Also of note, 13 percent of all families, and 22.5 percent of families with children under the age of eighteen are officially poor; each of these marginally increased by roughly one percentage point from previous estimates.

However, while the incidence of poverty remained relatively flat, the more concerning trend is reflected by the percent of individuals and families at-risk of food insecurity—the limited or uncertain availability of nutritionally adequate and safe foods or limited or uncertain ability to acquire adequate foods in socially accepted ways.  More basic, it is the increased risk of not knowing from where your next meal may come, and if so, that it is nutritionally sufficient.  The annual income for this level of risk, used widely in practice and research, is above that of official poverty, at 185 percent of a poverty income for an individual or family (1.85 times the annual income used in the federal poverty threshold).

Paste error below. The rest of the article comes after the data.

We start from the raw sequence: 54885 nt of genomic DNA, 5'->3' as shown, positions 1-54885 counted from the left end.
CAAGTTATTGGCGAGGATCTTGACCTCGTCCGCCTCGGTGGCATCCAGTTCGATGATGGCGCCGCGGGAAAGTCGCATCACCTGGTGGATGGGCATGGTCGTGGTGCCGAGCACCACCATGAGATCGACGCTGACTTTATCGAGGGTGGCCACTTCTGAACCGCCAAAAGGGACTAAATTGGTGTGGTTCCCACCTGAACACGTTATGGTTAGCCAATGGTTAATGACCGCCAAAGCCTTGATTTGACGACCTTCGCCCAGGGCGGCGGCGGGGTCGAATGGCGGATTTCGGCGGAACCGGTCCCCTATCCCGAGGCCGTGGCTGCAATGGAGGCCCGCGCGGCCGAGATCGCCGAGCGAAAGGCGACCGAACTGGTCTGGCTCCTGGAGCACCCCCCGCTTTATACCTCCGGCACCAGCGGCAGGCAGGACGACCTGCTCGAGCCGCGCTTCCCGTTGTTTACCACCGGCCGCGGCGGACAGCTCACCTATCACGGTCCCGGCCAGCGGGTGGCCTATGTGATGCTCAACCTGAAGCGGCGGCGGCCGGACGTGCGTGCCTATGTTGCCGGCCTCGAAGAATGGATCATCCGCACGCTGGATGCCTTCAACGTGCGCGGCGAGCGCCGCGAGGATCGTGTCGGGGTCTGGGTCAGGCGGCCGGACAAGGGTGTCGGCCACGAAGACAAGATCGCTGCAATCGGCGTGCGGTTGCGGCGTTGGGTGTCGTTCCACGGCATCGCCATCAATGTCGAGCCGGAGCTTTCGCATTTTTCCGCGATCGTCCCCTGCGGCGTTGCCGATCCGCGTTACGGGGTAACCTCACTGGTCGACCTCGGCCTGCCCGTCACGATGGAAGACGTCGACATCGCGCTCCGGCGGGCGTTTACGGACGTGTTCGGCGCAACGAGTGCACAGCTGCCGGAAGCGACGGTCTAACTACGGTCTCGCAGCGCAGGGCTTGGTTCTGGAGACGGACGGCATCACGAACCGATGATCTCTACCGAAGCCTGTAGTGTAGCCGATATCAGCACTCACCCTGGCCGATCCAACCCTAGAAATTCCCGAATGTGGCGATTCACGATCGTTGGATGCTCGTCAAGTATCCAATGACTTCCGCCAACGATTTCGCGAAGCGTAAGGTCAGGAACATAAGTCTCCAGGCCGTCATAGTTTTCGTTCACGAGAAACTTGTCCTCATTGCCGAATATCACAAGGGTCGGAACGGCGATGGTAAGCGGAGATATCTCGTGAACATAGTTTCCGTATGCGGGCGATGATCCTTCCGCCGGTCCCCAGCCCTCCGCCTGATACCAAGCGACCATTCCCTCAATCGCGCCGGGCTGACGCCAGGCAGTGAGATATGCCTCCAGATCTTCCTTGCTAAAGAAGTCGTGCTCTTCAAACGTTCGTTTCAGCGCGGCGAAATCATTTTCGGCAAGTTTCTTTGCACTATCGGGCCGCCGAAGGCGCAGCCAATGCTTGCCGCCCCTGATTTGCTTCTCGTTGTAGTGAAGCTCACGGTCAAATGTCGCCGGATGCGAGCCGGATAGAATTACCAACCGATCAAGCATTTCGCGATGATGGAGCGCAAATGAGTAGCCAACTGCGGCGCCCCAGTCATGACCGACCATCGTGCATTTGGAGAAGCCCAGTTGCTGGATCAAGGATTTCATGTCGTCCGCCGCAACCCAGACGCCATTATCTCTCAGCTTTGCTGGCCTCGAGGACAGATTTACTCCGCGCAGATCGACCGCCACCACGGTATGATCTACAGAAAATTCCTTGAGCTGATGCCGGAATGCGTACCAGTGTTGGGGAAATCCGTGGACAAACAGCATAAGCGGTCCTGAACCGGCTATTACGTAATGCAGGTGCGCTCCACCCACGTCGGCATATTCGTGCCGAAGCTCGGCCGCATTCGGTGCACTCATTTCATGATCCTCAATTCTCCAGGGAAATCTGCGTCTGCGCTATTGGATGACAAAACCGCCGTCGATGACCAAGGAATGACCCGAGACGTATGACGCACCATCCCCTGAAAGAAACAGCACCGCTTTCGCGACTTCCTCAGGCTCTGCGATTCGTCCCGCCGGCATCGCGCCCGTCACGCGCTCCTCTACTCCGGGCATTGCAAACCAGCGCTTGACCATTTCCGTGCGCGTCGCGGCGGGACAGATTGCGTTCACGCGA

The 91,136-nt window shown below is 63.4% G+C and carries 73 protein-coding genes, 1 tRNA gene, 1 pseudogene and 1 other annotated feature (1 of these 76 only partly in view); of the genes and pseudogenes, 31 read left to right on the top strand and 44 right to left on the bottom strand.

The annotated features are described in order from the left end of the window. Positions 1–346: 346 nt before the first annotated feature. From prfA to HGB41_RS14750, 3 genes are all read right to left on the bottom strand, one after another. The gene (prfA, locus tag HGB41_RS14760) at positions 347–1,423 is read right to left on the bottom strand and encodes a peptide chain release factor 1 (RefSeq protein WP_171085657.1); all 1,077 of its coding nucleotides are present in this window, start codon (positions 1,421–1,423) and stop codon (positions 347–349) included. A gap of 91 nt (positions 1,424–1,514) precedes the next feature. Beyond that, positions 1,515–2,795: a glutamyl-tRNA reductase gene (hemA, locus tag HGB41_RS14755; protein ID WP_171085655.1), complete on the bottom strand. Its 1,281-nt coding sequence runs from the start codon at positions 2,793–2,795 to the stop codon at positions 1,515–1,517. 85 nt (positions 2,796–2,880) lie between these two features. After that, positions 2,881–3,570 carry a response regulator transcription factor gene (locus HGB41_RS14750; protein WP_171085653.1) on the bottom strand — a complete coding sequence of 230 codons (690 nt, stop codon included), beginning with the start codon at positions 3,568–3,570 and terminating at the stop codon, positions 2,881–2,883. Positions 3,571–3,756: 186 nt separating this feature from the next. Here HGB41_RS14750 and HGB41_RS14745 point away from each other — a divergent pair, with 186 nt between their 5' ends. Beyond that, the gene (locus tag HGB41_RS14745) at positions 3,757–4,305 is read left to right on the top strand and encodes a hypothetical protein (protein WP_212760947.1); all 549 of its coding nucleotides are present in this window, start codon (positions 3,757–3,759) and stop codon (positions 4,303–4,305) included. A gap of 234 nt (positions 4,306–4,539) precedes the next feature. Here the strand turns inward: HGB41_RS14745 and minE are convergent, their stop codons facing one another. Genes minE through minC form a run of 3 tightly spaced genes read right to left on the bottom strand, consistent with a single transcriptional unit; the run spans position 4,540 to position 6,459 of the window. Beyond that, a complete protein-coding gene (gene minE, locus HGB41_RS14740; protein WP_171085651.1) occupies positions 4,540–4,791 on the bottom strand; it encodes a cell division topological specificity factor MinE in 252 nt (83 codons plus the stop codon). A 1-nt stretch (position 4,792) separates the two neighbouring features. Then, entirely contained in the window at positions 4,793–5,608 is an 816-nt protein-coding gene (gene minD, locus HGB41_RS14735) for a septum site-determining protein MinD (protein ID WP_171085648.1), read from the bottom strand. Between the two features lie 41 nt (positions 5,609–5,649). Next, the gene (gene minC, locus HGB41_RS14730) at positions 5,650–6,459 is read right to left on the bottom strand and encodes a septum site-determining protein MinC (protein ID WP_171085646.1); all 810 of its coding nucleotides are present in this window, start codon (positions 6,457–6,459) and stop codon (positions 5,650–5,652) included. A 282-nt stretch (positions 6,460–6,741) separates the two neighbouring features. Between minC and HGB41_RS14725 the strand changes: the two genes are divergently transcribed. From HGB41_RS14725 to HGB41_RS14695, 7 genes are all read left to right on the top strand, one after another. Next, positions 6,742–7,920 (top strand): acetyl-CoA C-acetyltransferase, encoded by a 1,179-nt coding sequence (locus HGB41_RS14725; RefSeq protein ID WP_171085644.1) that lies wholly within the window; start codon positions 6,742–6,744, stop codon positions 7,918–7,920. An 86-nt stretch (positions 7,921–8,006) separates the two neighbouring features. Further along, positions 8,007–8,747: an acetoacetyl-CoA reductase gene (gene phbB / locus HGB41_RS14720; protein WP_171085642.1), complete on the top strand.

The most recent estimates show that 42.5 percent, well over 2 in 5 individuals are at-risk, 31.1 percent of all families are insecure, and 46.5 percent of all families with children under the age of eighteen are challenged daily to have adequate meals.  Each of these increased multiple percentage points from the previous year, and of most concern are families with children.